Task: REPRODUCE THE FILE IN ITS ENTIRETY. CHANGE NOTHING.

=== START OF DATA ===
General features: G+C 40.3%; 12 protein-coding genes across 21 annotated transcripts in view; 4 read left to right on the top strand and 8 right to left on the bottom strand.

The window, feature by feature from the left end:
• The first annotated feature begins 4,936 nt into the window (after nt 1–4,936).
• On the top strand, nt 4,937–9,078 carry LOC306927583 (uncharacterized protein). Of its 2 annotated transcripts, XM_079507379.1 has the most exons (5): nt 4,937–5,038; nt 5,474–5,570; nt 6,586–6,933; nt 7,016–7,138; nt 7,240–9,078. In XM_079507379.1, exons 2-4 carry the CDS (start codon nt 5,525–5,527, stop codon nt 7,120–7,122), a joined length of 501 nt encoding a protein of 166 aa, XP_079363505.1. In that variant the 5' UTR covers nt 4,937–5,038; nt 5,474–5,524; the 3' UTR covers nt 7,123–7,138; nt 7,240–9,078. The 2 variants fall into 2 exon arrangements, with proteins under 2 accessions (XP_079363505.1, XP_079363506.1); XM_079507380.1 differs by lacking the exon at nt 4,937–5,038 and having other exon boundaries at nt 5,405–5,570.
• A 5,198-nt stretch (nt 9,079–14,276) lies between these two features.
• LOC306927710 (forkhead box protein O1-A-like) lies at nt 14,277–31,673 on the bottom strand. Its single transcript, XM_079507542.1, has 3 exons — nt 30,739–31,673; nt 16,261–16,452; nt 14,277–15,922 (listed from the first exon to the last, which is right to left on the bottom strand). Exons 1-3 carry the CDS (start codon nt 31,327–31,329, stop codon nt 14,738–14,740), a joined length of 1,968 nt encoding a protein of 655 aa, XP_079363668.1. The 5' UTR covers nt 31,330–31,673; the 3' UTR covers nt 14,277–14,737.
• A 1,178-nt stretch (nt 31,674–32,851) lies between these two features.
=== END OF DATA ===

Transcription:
General features: G+C 40.3%; 12 protein-coding genes across 21 annotated transcripts in view; 4 read left to right on the top strand and 8 right to left on the bottom strand.

The window, feature by feature from the left end:
• The first annotated feature begins 4,936 nt into the window (after nt 1–4,936).
• On the top strand, nt 4,937–9,078 carry LOC306927583 (uncharacterized protein). Of its 2 annotated transcripts, XM_079507379.1 has the most exons (5): nt 4,937–5,038; nt 5,474–5,570; nt 6,586–6,933; nt 7,016–7,138; nt 7,240–9,078. In XM_079507379.1, exons 2-4 carry the CDS (start codon nt 5,525–5,527, stop codon nt 7,120–7,122), a joined length of 501 nt encoding a protein of 166 aa, XP_079363505.1. In that variant the 5' UTR covers nt 4,937–5,038; nt 5,474–5,524; the 3' UTR covers nt 7,123–7,138; nt 7,240–9,078. The 2 variants fall into 2 exon arrangements, with proteins under 2 accessions (XP_079363505.1, XP_079363506.1); XM_079507380.1 differs by lacking the exon at nt 4,937–5,038 and having other exon boundaries at nt 5,405–5,570.
• A 5,198-nt stretch (nt 9,079–14,276) lies between these two features.
• LOC306927710 (forkhead box protein O1-A-like) lies at nt 14,277–31,673 on the bottom strand. Its single transcript, XM_079507542.1, has 3 exons — nt 30,739–31,673; nt 16,261–16,452; nt 14,277–15,922 (listed from the first exon to the last, which is right to left on the bottom strand). Exons 1-3 carry the CDS (start codon nt 31,327–31,329, stop codon nt 14,738–14,740), a joined length of 1,968 nt encoding a protein of 655 aa, XP_079363668.1. The 5' UTR covers nt 31,330–31,673; the 3' UTR covers nt 14,277–14,737.
• A 1,178-nt stretch (nt 31,674–32,851) lies between these two features.